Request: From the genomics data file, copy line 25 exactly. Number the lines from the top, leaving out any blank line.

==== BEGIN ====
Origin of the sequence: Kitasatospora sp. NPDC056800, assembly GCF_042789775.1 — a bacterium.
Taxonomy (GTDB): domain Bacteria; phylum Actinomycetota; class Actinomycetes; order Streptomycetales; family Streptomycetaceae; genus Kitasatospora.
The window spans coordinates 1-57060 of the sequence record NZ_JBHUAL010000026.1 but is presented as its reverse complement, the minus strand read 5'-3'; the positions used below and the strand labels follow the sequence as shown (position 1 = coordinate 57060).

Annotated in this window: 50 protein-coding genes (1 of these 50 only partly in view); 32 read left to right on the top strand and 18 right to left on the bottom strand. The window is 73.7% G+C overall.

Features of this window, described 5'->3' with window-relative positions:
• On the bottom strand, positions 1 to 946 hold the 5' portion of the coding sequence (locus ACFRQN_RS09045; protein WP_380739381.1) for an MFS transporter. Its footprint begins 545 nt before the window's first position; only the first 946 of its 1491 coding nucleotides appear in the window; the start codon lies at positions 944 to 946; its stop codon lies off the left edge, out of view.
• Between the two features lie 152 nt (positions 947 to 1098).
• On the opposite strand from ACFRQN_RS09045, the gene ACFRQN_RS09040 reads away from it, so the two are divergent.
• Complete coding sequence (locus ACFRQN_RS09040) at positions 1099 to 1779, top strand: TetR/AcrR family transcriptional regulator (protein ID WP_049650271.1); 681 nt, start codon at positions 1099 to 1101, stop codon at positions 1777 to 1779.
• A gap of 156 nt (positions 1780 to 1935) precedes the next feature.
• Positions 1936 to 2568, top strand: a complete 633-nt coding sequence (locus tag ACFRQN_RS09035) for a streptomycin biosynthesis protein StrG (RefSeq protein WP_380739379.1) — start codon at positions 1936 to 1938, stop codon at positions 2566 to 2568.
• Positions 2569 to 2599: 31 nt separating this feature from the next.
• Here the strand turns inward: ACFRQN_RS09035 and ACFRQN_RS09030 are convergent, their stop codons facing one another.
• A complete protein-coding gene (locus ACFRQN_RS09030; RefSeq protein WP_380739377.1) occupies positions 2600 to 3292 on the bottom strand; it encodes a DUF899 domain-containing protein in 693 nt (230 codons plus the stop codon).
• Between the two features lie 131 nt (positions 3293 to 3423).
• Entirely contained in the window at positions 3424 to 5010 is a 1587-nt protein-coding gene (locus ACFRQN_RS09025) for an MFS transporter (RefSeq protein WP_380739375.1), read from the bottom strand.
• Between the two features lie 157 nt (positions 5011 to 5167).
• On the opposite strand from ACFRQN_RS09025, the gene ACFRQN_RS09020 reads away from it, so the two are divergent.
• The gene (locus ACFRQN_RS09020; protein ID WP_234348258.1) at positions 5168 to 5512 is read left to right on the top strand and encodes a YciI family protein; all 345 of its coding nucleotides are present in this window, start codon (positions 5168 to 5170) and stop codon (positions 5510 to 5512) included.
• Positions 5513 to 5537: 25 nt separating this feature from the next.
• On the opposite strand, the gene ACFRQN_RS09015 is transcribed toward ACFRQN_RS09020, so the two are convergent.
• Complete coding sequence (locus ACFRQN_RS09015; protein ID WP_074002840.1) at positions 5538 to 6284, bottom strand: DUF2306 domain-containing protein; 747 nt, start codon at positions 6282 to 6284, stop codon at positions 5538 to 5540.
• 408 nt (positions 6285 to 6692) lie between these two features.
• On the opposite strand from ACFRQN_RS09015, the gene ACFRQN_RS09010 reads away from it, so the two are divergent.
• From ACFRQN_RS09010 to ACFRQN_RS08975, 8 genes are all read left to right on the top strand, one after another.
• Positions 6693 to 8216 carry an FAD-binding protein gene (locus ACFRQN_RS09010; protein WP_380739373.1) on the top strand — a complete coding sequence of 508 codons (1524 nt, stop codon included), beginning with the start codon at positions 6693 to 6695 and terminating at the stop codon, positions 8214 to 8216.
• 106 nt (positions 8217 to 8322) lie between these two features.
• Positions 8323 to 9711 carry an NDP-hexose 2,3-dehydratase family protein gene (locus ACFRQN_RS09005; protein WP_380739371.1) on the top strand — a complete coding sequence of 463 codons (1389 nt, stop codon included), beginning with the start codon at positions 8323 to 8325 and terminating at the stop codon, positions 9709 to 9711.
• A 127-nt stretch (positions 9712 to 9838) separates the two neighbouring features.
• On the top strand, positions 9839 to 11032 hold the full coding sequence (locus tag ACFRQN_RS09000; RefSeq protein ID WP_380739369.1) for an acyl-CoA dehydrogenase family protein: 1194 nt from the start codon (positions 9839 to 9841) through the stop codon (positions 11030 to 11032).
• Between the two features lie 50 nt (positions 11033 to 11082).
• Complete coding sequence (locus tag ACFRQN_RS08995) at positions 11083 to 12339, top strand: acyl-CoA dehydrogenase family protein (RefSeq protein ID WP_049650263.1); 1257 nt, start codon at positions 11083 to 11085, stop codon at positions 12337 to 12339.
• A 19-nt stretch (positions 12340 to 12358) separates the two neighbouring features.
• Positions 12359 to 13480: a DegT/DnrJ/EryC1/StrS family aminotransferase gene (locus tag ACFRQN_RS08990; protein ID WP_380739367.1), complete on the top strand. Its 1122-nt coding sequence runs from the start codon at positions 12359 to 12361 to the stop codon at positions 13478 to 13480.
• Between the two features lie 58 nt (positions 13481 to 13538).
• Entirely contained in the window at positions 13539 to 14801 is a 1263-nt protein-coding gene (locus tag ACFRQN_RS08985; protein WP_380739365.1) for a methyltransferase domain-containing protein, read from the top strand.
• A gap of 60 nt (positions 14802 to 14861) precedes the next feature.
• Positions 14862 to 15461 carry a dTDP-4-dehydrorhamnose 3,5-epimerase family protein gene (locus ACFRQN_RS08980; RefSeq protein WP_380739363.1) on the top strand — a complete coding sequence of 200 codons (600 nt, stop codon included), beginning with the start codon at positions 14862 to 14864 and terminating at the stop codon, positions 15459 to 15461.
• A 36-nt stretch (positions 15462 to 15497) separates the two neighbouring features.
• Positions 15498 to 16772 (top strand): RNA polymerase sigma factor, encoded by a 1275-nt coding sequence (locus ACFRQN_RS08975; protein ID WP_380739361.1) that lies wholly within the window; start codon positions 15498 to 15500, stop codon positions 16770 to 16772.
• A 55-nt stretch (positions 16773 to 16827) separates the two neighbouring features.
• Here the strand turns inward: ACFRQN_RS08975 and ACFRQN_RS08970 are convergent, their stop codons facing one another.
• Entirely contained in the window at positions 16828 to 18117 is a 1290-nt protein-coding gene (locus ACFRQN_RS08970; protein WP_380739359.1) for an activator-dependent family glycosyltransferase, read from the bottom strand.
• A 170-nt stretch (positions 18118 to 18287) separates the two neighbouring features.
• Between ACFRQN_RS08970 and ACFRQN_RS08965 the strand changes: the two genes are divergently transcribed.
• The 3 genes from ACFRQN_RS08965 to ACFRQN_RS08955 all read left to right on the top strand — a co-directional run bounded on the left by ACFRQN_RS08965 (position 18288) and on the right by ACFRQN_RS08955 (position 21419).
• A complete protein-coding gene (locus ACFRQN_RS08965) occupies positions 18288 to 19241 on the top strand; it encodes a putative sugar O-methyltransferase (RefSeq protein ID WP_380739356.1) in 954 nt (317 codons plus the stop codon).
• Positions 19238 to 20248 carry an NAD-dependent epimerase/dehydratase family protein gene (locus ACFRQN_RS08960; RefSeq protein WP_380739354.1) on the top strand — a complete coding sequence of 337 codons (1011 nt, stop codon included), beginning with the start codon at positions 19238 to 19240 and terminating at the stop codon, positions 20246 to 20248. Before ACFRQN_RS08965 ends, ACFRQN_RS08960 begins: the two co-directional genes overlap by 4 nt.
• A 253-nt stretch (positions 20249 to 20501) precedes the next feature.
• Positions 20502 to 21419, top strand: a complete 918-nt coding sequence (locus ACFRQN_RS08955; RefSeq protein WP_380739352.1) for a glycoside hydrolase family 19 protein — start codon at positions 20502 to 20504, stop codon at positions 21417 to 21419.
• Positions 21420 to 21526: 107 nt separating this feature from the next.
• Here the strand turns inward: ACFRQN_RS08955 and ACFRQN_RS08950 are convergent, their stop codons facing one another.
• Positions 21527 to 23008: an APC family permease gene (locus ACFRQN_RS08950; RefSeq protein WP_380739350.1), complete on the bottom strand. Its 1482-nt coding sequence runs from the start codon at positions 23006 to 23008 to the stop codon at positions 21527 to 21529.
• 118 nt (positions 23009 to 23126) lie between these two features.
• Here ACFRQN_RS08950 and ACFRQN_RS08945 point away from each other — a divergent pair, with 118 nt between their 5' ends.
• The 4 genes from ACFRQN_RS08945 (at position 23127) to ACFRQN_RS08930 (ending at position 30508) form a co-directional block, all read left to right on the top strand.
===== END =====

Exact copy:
• From ACFRQN_RS09010 to ACFRQN_RS08975, 8 genes are all read left to right on the top strand, one after another.